The positive effect of rest on work productivity is not a new concept. Some employers support this principle by promoting “stop days”—regular work days without meetings or interruptions—or “tech sabbaths,” which are days without interaction with technology.
“Filmmaker Tiffany Shlain, perhaps best known her film Connected and for founding the Webby Awards, goes without electronics from sundown Friday to sundown Saturday every week—a kind of Tech Shabbat,” a 2013 Fast Company story stated. “Her whole family takes the time with her. She says it turns every weekend into a mini-vacation and prevents the technology fatigue that’s so ever-present among those of us who spend all day in front of screens.”
The principle behind “sabbaticals” is alike. Sabbaticals is a manmade idea derived from the biblical command to take a year off from farming every seven years, to allow for a “land sabbath”—a full year of rest for the land.
In all these initiatives, the idea is to rest, or disconnect, from whatever environment is sapping your energy, focus and time to strike a balance. It is a way to allow time to compensate for extreme work.
It is unsurprising that some of these practices allude to the term “Sabbath.” What may surprise you is that, within the original “day of rest” command, a fix for the work-life imbalance was prescribed thousands of years ago.
The first book of the Bible states: “On the seventh day God ended His work which He had made” (Gen. 2:2).
This practice became the fourth of the Ten Commandments: “Six days shalt you labour, and do all your work: but the seventh day is the sabbath of the Lord your God: in it thou shall not do any work…for in six days the Lord made heaven and earth, the sea, and all that in them is, and rested the seventh day: wherefore the Lord blessed the sabbath day, and hallowed it.”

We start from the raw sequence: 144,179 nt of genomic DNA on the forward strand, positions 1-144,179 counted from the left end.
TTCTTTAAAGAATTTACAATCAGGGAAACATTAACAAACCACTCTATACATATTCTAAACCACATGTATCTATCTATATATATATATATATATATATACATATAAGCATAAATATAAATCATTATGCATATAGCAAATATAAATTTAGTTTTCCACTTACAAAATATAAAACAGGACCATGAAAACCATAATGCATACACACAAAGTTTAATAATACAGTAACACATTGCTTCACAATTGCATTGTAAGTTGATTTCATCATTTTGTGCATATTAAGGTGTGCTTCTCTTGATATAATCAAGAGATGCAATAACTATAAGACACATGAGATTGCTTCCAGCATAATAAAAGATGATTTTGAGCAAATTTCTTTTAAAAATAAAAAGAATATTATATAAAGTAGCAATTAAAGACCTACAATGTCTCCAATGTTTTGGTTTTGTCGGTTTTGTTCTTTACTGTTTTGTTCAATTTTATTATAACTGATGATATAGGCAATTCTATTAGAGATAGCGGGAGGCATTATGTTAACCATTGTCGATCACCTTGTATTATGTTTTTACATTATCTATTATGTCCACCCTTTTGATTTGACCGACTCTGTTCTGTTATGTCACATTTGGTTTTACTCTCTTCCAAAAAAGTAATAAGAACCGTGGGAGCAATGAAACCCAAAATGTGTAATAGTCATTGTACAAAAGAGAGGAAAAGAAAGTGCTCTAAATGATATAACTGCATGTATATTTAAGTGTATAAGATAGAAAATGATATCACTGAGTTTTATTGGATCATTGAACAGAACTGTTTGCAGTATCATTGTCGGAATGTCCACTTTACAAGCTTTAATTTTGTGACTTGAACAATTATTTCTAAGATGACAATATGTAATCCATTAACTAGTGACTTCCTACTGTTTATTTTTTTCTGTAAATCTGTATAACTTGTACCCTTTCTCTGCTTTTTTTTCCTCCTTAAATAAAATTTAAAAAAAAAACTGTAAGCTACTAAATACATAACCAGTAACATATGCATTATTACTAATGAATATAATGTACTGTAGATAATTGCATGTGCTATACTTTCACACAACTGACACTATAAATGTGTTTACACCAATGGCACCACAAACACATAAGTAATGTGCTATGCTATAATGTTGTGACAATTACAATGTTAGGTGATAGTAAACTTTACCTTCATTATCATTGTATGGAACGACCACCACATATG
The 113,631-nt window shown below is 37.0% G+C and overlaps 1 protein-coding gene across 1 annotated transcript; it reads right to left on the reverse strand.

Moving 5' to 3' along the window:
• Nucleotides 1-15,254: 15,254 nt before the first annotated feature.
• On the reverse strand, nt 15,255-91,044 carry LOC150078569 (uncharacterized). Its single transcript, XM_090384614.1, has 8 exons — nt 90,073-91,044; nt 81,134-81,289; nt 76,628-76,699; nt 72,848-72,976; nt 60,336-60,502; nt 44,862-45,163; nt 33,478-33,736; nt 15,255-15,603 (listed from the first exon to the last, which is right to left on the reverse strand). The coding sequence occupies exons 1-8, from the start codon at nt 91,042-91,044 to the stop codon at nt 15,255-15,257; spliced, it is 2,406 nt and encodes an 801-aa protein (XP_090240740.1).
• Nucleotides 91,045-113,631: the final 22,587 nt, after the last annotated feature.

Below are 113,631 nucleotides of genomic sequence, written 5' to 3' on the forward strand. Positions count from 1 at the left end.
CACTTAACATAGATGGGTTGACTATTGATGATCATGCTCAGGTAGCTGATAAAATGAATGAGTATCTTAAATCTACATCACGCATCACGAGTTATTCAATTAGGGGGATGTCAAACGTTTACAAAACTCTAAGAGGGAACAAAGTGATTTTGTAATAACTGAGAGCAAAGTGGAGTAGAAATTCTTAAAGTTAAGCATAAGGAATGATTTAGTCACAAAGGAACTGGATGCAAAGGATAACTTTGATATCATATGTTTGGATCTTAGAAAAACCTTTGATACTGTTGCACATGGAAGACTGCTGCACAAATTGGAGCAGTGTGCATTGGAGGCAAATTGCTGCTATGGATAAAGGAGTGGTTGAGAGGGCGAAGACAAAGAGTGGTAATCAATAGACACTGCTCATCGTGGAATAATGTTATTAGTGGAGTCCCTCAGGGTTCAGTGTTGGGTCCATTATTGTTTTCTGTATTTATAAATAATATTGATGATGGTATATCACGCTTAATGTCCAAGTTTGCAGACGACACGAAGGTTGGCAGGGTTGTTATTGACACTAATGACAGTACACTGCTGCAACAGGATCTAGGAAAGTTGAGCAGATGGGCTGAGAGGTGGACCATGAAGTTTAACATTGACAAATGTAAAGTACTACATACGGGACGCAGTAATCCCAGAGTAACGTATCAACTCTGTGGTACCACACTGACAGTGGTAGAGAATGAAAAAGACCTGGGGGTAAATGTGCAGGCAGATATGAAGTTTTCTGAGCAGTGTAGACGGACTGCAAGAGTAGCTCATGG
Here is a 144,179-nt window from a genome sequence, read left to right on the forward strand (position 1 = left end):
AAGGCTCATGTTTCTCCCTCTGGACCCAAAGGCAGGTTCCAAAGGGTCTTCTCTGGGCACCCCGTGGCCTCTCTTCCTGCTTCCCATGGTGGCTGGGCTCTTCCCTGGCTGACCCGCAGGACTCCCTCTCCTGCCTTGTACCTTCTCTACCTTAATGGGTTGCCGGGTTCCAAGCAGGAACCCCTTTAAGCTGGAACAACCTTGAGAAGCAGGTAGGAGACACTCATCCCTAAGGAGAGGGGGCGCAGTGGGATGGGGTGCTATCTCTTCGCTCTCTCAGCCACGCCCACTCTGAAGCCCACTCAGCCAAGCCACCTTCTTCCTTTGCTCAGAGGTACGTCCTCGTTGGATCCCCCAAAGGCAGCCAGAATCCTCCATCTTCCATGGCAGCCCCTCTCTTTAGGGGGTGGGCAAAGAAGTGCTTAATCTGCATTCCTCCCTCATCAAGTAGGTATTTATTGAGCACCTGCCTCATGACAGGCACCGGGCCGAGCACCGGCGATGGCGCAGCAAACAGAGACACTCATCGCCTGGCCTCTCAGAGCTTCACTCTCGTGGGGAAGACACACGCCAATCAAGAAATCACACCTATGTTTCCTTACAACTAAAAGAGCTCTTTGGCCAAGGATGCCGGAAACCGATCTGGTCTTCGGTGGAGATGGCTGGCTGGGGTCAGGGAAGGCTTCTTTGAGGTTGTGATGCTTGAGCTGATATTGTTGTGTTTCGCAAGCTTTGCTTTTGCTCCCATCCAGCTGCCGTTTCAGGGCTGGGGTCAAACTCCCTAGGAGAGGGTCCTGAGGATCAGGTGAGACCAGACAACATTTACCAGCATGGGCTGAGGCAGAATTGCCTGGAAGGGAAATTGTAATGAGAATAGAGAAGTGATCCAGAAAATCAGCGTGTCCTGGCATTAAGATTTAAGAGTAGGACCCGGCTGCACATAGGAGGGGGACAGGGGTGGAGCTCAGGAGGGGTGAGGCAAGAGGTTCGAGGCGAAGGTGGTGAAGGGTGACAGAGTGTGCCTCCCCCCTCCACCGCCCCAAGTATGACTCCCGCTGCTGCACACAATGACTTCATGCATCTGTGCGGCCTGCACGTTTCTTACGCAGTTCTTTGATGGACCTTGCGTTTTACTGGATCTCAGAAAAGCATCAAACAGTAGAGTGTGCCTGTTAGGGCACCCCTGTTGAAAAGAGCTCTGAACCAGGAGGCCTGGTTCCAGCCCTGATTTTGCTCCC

The commandments were given by God for the benefit of mankind. When Jesus Christ referred to the Sabbath law, He said “The sabbath was made for man…” (Mark 2:27). It is the foundation for striking the work-life balance.
Realize that the language makes the Sabbath non-negotiable rest time. Additionally, this command not only contains instruction to rest on the seventh-day Sabbath, but also to work outside of it. It shows the appropriate work-life balance in action and essentially defines overwork as anything done outside a six-day framework.
Setting 24 hours aside for the Sabbath, out of 168 hours in a week, goes a long way in helping solve the work-life imbalance. It is much more comprehensive than a “tech sabbath” or “sabbatical.” It is a day to be recharged wholly—physically and spiritually.
However, this weekly repose alone is not a cure-all for the work-life imbalance. We must also apply the principle of rest on a daily basis.
In addition to telling mankind of the weekly Sabbath’s benefit, Christ recognized the importance of balancing daily work with personal time. In John 11:9-10, He said: “Are there not twelve hours in the day? If any man walk in the day, he stumbles not…But if a man walk in the night, he stumbles.”
This statement had a spiritual meaning, but the principle can apply to our physical work. It is most efficient to do our tasks when during the day and to refrain from slaving away in the night when it is inefficient and unhealthy. In one instance, Jesus gave His disciples a rest after so much labor “they had no leisure so much as to eat” (Mark 6:31).
When done right, maintaining daily boundaries and keeping the weekly Sabbath can be utterly transformative. This millennia-old principle is still helping many people today keep themselves from the dangers of overworking.
For more on what the Bible outlines for this weekly day of rest, read Saturday or Sunday – Which Is the Sabbath?